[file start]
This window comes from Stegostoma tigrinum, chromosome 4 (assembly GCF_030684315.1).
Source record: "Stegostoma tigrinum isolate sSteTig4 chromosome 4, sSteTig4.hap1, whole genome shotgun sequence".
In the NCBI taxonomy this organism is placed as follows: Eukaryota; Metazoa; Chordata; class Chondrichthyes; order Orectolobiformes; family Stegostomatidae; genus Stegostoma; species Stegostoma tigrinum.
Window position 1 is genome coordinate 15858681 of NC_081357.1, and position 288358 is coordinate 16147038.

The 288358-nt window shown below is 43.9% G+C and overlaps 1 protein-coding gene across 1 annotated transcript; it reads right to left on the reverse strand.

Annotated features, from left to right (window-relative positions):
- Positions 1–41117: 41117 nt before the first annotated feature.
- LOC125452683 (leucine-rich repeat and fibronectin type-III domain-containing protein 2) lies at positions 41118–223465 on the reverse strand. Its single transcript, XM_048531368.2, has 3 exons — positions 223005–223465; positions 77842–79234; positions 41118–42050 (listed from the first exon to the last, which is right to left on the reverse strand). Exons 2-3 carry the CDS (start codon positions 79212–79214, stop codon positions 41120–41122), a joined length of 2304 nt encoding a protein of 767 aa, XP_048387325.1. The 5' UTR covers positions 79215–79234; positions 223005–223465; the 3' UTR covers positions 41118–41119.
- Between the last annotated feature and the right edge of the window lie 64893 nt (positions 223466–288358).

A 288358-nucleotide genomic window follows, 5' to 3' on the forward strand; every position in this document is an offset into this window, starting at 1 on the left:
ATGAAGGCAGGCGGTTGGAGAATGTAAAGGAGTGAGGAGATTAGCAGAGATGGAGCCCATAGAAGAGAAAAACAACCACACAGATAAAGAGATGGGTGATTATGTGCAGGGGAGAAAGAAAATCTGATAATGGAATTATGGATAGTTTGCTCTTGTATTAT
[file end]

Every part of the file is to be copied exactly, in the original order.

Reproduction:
This window comes from Stegostoma tigrinum, chromosome 4 (assembly GCF_030684315.1).
Source record: "Stegostoma tigrinum isolate sSteTig4 chromosome 4, sSteTig4.hap1, whole genome shotgun sequence".
In the NCBI taxonomy this organism is placed as follows: Eukaryota; Metazoa; Chordata; class Chondrichthyes; order Orectolobiformes; family Stegostomatidae; genus Stegostoma; species Stegostoma tigrinum.
Window position 1 is genome coordinate 15858681 of NC_081357.1, and position 288358 is coordinate 16147038.

The 288358-nt window shown below is 43.9% G+C and overlaps 1 protein-coding gene across 1 annotated transcript; it reads right to left on the reverse strand.

Annotated features, from left to right (window-relative positions):
- Positions 1–41117: 41117 nt before the first annotated feature.
- LOC125452683 (leucine-rich repeat and fibronectin type-III domain-containing protein 2) lies at positions 41118–223465 on the reverse strand. Its single transcript, XM_048531368.2, has 3 exons — positions 223005–223465; positions 77842–79234; positions 41118–42050 (listed from the first exon to the last, which is right to left on the reverse strand). Exons 2-3 carry the CDS (start codon positions 79212–79214, stop codon positions 41120–41122), a joined length of 2304 nt encoding a protein of 767 aa, XP_048387325.1. The 5' UTR covers positions 79215–79234; positions 223005–223465; the 3' UTR covers positions 41118–41119.
- Between the last annotated feature and the right edge of the window lie 64893 nt (positions 223466–288358).

A 288358-nucleotide genomic window follows, 5' to 3' on the forward strand; every position in this document is an offset into this window, starting at 1 on the left:
ATGAAGGCAGGCGGTTGGAGAATGTAAAGGAGTGAGGAGATTAGCAGAGATGGAGCCCATAGAAGAGAAAAACAACCACACAGATAAAGAGATGGGTGATTATGTGCAGGGGAGAAAGAAAATCTGATAATGGAATTATGGATAGTTTGCTCTTGTATTAT